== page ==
Home

About

Advanced Search

Browse by Discipline

Scientific Societies

E-print Alerts

Add E-prints

E-print Network
FAQHELPSITE MAPCONTACT US


  Advanced Search  

 
Survival benefits select for group living in a social spider despite reproductive costs
 

Summary: Survival benefits select for group living in a social spider despite
reproductive costs
T. BILDE,*,§ K. S. COATES,* K. BIRKHOFER, T. BIRD,ŕ A. A. MAKLAKOV,§,­ Y. LUBIN** &
L. AVILE´ S
*Department of Biological Sciences, Ecology and Genetics, University of Aarhus, Aarhus, Denmark
Institut fu¨r Zoologie, TU Darmstadt Schnittspahnstr, Darmstadt, Germany
ŕNational Museum of Namibia, Windhoek, Namibia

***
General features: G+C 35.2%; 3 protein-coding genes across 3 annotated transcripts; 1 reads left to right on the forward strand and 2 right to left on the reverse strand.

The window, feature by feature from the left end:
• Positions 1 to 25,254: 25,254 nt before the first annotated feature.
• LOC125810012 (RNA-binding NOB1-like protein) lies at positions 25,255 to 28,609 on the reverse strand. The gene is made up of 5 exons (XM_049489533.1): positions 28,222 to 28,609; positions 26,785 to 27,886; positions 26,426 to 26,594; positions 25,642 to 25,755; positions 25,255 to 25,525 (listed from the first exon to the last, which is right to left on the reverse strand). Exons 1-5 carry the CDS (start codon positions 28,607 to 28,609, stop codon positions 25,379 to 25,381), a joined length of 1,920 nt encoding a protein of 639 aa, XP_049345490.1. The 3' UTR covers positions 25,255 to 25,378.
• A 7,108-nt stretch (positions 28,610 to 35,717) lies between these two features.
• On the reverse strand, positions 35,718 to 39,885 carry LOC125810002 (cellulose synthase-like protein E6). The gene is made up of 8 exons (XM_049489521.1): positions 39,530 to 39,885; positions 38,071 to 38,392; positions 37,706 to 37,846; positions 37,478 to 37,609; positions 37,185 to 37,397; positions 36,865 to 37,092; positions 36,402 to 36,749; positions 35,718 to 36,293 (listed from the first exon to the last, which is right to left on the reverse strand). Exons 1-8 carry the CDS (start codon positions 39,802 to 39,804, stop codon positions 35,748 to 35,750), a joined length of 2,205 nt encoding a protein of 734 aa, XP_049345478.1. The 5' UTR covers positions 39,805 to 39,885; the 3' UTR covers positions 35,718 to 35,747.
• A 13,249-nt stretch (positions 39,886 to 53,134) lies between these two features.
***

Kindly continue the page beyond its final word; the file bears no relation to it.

§Department of Ecology and Evolution, Evolutionary Biology Centre, Uppsala University, Uppsala, Sweden
­Department of Life Sciences, Ben Gurion University, Beer Sheva, Israel
**Mitrani Department of Desert Ecology, Blaustein Institute for Desert Research, Ben-Gurion University, Sede Boker, Israel
Department of Zoology, University of British Columbia, Vancouver, BC, Canada
Introduction
The evolution of cooperation in animals raises the
puzzling problem of how helping is maintained despite
the inherent costs associated with it. Solving this prob-
lem, which has proven one of the greatest challenges in
modern biology, is central to understanding the selective
forces driving the association of lower level entities into
higher levels of organization (Maynard Smith & Szathm-
a´ry, 1995; Reeve & Keller, 1999). It is generally assumed

  

Source: Avilés, Leticia - Department of Zoology, University of British Columbia

 

Collections: Environmental Sciences and Ecology